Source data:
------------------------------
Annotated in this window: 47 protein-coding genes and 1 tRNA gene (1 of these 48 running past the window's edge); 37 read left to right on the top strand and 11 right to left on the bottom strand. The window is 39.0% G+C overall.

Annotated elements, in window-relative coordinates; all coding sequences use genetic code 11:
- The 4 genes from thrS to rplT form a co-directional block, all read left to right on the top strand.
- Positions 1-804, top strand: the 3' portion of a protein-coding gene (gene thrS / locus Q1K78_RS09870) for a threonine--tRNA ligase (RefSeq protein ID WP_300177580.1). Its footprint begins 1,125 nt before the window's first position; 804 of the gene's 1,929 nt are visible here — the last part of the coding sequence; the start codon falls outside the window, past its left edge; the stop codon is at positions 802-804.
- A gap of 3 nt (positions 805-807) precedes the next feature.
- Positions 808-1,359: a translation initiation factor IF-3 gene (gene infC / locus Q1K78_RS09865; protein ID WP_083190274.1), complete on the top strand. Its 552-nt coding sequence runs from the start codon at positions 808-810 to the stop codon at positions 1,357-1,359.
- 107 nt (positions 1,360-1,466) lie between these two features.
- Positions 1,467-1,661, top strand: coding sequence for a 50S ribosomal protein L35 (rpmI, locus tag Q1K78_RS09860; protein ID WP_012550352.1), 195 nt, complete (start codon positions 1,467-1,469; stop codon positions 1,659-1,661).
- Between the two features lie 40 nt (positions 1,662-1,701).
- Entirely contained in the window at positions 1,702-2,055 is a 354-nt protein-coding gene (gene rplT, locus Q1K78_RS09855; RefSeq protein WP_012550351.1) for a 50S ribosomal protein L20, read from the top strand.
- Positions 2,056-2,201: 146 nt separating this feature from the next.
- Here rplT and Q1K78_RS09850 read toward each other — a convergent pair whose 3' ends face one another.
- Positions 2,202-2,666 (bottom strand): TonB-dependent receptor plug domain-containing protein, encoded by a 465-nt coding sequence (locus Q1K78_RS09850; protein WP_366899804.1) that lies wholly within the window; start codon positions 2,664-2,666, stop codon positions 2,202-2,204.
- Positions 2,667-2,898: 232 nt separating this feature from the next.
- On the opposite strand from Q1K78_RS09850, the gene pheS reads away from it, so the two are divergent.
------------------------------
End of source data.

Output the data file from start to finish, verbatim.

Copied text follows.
Annotated in this window: 47 protein-coding genes and 1 tRNA gene (1 of these 48 running past the window's edge); 37 read left to right on the top strand and 11 right to left on the bottom strand. The window is 39.0% G+C overall.

Annotated elements, in window-relative coordinates; all coding sequences use genetic code 11:
- The 4 genes from thrS to rplT form a co-directional block, all read left to right on the top strand.
- Positions 1-804, top strand: the 3' portion of a protein-coding gene (gene thrS / locus Q1K78_RS09870) for a threonine--tRNA ligase (RefSeq protein ID WP_300177580.1). Its footprint begins 1,125 nt before the window's first position; 804 of the gene's 1,929 nt are visible here — the last part of the coding sequence; the start codon falls outside the window, past its left edge; the stop codon is at positions 802-804.
- A gap of 3 nt (positions 805-807) precedes the next feature.
- Positions 808-1,359: a translation initiation factor IF-3 gene (gene infC / locus Q1K78_RS09865; protein ID WP_083190274.1), complete on the top strand. Its 552-nt coding sequence runs from the start codon at positions 808-810 to the stop codon at positions 1,357-1,359.
- 107 nt (positions 1,360-1,466) lie between these two features.
- Positions 1,467-1,661, top strand: coding sequence for a 50S ribosomal protein L35 (rpmI, locus tag Q1K78_RS09860; protein ID WP_012550352.1), 195 nt, complete (start codon positions 1,467-1,469; stop codon positions 1,659-1,661).
- Between the two features lie 40 nt (positions 1,662-1,701).
- Entirely contained in the window at positions 1,702-2,055 is a 354-nt protein-coding gene (gene rplT, locus Q1K78_RS09855; RefSeq protein WP_012550351.1) for a 50S ribosomal protein L20, read from the top strand.
- Positions 2,056-2,201: 146 nt separating this feature from the next.
- Here rplT and Q1K78_RS09850 read toward each other — a convergent pair whose 3' ends face one another.
- Positions 2,202-2,666 (bottom strand): TonB-dependent receptor plug domain-containing protein, encoded by a 465-nt coding sequence (locus Q1K78_RS09850; protein WP_366899804.1) that lies wholly within the window; start codon positions 2,664-2,666, stop codon positions 2,202-2,204.
- Positions 2,667-2,898: 232 nt separating this feature from the next.
- On the opposite strand from Q1K78_RS09850, the gene pheS reads away from it, so the two are divergent.